24
D.W. LOVELAND
where variables can
be
instantiated to fit the application. We have
discussed rewrite rule systems already in the context of equa-
tional theories. Rewrite systems are widely used, both as the
major inference device and as a component system within larger
systems. See Boyer-Moore [BM2] or Winker and Wos [WWl] (also
Wos, this volume) for example systems using rewrite rules.
Algebraic simplification -- usually a special package which
reduces algebraic expressions to a normal form to facilitate
further processing. Such systems are usually implemented using
rewrite rules. Algebraic simplifiers are only an example of
simplification packages, but are the most important example and
one having reached a high degree of sophistication (e.g., see
. [MFl]) ..
Natural inference systems -- predominantly backward chain-
ing inference systems employing many inference rules. Such sys-
tems differ from many traditional logic systems (in particular,
resolution) by not trying to economize on inference rules (the
economy being useful when one wishes to prove theorems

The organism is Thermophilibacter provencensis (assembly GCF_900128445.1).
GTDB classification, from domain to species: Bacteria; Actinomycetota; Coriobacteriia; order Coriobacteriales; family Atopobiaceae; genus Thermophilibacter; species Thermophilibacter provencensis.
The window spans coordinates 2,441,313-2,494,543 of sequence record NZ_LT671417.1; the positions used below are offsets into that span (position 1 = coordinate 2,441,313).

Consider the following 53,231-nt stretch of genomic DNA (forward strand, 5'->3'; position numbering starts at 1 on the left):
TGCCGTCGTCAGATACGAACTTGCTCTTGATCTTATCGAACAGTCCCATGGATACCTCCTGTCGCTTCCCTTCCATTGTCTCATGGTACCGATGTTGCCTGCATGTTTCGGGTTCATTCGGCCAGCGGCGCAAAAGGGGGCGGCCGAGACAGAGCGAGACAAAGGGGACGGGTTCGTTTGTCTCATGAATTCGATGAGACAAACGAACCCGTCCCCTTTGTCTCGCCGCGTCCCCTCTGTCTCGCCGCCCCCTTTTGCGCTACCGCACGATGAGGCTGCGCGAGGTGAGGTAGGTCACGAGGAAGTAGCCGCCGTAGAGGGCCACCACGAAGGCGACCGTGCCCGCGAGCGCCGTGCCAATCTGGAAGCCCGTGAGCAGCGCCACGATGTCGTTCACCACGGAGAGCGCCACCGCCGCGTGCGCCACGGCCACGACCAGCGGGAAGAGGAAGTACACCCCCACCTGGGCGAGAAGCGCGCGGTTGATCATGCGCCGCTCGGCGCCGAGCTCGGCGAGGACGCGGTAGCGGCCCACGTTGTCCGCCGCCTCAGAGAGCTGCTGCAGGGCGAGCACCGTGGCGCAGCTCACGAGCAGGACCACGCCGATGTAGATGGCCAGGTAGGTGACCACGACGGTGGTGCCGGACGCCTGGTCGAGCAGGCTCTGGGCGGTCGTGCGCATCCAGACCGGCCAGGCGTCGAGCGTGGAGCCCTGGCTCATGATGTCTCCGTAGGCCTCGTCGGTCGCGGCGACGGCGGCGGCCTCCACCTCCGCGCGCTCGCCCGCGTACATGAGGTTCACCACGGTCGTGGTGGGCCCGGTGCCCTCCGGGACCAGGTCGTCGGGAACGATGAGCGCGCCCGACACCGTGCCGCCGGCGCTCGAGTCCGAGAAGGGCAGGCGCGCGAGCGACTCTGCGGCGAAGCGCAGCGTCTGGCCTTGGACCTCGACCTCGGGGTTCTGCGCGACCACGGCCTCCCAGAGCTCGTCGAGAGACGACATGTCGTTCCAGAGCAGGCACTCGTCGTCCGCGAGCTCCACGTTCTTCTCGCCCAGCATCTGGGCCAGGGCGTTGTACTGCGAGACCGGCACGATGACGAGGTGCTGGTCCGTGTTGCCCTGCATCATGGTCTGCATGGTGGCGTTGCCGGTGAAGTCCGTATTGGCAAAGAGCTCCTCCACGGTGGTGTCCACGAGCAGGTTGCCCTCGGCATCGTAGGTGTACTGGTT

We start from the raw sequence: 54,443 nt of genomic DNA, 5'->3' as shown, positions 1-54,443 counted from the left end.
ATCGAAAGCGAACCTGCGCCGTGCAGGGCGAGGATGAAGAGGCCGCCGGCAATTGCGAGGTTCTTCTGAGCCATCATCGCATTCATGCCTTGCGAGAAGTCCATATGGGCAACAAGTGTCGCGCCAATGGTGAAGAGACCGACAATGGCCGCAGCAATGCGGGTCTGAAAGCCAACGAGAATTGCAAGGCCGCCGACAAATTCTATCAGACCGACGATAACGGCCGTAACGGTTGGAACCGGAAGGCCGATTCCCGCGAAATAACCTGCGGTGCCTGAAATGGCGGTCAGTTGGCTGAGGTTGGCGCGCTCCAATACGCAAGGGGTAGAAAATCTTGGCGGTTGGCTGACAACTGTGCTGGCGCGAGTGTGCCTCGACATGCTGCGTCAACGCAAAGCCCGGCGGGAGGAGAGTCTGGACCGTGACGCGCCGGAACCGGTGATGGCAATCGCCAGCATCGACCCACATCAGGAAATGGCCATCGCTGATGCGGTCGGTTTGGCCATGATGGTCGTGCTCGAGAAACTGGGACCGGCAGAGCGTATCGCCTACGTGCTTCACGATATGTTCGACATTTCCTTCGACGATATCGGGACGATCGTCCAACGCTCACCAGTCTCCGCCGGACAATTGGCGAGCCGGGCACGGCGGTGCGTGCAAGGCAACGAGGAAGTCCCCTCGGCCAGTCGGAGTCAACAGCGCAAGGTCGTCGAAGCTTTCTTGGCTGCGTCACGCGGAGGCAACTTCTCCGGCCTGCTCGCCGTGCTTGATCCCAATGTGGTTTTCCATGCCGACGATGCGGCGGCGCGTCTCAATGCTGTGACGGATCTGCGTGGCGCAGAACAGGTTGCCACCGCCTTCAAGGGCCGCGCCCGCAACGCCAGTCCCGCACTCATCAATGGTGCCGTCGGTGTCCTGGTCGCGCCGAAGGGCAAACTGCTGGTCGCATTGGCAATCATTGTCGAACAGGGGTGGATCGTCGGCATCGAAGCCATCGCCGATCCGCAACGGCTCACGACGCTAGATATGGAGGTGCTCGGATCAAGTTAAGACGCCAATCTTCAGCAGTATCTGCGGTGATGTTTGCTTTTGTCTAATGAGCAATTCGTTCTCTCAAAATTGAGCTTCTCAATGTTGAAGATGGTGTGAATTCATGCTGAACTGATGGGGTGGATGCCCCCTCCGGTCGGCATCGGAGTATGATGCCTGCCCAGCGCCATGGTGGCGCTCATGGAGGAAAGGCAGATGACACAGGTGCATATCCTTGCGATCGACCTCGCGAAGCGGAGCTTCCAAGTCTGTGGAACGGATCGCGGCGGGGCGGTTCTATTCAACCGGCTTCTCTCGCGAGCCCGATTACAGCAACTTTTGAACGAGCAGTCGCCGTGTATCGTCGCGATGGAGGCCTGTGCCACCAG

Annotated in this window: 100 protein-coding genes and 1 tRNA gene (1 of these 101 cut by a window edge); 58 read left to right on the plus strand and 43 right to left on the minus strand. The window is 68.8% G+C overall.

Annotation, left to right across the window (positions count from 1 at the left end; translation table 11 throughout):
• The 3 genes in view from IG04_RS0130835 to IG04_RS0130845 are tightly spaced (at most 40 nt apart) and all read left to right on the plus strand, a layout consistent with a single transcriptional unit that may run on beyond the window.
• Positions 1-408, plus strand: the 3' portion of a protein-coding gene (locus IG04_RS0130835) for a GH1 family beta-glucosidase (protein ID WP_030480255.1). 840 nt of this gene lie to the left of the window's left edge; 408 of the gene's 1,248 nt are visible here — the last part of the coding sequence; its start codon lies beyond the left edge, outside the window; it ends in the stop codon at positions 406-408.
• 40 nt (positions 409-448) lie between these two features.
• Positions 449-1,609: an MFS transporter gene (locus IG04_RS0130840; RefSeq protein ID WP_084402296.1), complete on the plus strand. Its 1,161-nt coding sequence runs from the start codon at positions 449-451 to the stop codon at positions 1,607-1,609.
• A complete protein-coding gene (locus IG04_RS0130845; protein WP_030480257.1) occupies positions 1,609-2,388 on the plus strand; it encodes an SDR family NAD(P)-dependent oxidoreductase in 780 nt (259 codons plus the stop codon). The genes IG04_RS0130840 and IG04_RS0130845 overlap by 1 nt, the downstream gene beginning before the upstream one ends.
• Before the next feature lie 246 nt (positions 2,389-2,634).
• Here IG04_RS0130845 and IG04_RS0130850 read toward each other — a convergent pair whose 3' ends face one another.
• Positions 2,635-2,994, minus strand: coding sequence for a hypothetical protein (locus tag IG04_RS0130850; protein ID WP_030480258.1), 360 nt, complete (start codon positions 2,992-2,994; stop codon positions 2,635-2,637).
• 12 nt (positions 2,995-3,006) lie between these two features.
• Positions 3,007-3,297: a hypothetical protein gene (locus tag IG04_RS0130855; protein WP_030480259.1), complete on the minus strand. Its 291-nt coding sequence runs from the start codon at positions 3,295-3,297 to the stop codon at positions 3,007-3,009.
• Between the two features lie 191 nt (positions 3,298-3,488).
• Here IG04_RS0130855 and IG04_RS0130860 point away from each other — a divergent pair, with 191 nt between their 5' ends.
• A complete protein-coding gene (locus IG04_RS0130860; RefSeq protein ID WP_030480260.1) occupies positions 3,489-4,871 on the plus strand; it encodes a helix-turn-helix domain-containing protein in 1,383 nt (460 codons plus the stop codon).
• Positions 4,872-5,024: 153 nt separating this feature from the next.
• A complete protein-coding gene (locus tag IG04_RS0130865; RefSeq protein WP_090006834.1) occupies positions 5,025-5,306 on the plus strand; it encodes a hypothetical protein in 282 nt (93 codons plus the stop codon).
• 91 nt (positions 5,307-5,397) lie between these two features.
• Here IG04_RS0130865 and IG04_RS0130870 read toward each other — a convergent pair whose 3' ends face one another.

about
logics) and by avoiding symmetric normal forms. Asymmetry is
prized in human simulation systems: A
-+
B and -A v B are logi-
cally equivalent but the former often reveals a use preference
over
-B-+ -A.
In particular, conjunctive (disjunctive) normal
form is avoided. The Bledsoe ATP prover [BTl] is an excellent
example of a natural inference system. The problem reduction
format, mentioned in our discussion of resolution refinements, is a
basic format for structuring proof exploration for natural infer-
ence systems.
Control of search direction -- the ability to chain forward or
backward as is warranted by the local situation. Although back-
ward chaining from the goal towards the premises generally is the
preferable choice of search direction, it is
of~en
wise to generate
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